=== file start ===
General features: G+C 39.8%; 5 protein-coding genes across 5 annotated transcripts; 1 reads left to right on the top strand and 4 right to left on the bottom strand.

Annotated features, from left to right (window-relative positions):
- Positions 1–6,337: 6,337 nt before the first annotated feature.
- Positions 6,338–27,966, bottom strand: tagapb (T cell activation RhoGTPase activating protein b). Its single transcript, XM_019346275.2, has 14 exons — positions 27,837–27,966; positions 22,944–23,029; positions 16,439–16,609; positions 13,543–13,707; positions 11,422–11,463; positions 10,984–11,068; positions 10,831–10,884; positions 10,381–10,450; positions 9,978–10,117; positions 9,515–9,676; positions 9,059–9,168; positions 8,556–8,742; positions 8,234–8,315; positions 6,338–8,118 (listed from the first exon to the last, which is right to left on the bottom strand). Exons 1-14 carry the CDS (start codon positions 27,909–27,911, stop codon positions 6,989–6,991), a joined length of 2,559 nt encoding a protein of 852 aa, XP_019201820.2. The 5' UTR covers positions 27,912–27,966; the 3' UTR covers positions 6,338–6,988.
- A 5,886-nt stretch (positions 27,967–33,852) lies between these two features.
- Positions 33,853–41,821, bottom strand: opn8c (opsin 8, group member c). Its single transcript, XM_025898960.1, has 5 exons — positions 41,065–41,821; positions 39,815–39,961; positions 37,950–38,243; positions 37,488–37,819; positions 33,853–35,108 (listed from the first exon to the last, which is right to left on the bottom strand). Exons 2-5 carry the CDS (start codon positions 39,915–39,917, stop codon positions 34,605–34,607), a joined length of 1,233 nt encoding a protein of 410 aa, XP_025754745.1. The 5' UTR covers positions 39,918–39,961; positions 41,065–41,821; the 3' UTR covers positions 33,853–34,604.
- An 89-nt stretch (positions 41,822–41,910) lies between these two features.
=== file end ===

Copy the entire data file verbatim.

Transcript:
General features: G+C 39.8%; 5 protein-coding genes across 5 annotated transcripts; 1 reads left to right on the top strand and 4 right to left on the bottom strand.

Annotated features, from left to right (window-relative positions):
- Positions 1–6,337: 6,337 nt before the first annotated feature.
- Positions 6,338–27,966, bottom strand: tagapb (T cell activation RhoGTPase activating protein b). Its single transcript, XM_019346275.2, has 14 exons — positions 27,837–27,966; positions 22,944–23,029; positions 16,439–16,609; positions 13,543–13,707; positions 11,422–11,463; positions 10,984–11,068; positions 10,831–10,884; positions 10,381–10,450; positions 9,978–10,117; positions 9,515–9,676; positions 9,059–9,168; positions 8,556–8,742; positions 8,234–8,315; positions 6,338–8,118 (listed from the first exon to the last, which is right to left on the bottom strand). Exons 1-14 carry the CDS (start codon positions 27,909–27,911, stop codon positions 6,989–6,991), a joined length of 2,559 nt encoding a protein of 852 aa, XP_019201820.2. The 5' UTR covers positions 27,912–27,966; the 3' UTR covers positions 6,338–6,988.
- A 5,886-nt stretch (positions 27,967–33,852) lies between these two features.
- Positions 33,853–41,821, bottom strand: opn8c (opsin 8, group member c). Its single transcript, XM_025898960.1, has 5 exons — positions 41,065–41,821; positions 39,815–39,961; positions 37,950–38,243; positions 37,488–37,819; positions 33,853–35,108 (listed from the first exon to the last, which is right to left on the bottom strand). Exons 2-5 carry the CDS (start codon positions 39,915–39,917, stop codon positions 34,605–34,607), a joined length of 1,233 nt encoding a protein of 410 aa, XP_025754745.1. The 5' UTR covers positions 39,918–39,961; positions 41,065–41,821; the 3' UTR covers positions 33,853–34,604.
- An 89-nt stretch (positions 41,822–41,910) lies between these two features.